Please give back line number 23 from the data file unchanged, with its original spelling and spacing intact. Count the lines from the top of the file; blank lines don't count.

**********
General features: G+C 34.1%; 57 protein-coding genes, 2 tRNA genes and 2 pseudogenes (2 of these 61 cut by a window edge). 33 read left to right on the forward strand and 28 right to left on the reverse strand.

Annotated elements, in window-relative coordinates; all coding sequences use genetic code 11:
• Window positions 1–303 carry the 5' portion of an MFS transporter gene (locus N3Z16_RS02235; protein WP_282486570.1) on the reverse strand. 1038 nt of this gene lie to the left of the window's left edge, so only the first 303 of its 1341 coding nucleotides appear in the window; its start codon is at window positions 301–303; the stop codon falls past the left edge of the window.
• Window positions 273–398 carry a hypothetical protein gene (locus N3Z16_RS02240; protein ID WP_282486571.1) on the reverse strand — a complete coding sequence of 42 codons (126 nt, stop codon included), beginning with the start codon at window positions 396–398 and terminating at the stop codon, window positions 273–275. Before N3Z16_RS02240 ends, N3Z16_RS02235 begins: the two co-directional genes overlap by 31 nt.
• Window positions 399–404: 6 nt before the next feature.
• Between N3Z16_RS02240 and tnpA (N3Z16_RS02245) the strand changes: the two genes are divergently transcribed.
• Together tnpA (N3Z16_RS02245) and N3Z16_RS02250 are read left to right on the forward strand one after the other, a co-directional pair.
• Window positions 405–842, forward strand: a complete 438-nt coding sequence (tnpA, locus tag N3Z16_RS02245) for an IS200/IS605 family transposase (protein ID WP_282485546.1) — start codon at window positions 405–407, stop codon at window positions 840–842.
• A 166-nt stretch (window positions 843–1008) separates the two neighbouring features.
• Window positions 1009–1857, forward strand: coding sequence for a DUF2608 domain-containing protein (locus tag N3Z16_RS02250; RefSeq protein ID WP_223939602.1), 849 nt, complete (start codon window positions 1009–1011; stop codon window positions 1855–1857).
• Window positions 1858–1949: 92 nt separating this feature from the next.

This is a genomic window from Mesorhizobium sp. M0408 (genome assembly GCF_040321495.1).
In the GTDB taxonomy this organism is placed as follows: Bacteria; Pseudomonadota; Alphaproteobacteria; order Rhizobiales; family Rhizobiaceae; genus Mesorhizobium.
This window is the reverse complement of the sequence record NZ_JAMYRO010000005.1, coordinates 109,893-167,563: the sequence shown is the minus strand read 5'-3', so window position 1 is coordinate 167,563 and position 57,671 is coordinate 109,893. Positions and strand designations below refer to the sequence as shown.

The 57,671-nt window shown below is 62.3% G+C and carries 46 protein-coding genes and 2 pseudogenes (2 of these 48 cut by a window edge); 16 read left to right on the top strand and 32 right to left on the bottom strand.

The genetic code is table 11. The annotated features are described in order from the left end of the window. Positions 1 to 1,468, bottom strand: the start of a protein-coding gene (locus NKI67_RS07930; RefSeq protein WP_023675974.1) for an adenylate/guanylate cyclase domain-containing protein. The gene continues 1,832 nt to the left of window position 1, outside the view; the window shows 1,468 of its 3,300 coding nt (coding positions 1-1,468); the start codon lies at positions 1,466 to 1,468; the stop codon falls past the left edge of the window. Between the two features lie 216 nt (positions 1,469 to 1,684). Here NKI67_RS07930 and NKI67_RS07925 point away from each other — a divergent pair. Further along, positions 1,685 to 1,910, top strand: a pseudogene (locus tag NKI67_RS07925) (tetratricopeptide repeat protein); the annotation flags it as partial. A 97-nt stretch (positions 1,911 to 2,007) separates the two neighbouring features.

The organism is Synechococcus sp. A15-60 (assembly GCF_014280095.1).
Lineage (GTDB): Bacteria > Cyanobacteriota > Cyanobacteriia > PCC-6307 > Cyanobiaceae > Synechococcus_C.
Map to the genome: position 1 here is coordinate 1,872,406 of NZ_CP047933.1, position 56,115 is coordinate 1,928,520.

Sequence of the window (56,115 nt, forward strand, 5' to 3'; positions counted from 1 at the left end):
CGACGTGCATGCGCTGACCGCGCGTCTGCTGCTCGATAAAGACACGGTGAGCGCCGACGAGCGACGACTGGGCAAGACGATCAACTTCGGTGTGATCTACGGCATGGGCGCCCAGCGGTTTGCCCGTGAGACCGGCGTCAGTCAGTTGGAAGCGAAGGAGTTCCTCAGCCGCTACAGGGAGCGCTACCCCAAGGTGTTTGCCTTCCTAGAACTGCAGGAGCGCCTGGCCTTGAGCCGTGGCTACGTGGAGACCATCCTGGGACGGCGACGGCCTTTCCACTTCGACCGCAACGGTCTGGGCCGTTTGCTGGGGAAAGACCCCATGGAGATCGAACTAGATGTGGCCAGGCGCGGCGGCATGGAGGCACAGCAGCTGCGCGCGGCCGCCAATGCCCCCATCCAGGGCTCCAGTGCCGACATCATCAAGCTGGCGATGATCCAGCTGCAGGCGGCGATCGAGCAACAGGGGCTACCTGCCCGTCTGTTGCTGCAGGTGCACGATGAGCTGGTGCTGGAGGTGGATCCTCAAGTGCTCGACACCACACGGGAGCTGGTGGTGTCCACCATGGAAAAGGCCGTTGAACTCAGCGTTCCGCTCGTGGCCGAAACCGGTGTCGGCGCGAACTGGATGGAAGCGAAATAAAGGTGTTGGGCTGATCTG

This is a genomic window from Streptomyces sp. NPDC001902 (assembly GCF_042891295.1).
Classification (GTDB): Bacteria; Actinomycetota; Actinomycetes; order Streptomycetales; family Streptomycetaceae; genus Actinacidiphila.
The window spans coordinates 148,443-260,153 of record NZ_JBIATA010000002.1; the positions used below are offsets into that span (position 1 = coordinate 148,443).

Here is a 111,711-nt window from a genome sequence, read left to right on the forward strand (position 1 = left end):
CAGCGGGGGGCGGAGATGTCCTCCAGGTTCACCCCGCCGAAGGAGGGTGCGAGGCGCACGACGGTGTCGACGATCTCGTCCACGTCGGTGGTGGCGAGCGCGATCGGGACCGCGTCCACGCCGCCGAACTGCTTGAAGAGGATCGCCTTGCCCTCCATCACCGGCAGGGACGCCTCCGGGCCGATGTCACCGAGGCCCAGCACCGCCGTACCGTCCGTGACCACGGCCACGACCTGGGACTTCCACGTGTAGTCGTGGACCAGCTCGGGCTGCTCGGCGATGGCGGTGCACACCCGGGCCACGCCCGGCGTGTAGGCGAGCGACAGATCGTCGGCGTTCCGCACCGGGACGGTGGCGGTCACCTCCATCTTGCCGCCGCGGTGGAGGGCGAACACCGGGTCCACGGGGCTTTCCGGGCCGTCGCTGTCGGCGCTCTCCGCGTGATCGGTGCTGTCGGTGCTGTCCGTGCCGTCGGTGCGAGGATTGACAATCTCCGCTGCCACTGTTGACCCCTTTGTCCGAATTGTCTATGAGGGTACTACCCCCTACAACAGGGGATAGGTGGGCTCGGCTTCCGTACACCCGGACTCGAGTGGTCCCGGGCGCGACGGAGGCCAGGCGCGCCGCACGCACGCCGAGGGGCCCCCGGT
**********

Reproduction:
Classification (GTDB): Bacteria; Actinomycetota; Actinomycetes; order Streptomycetales; family Streptomycetaceae; genus Actinacidiphila.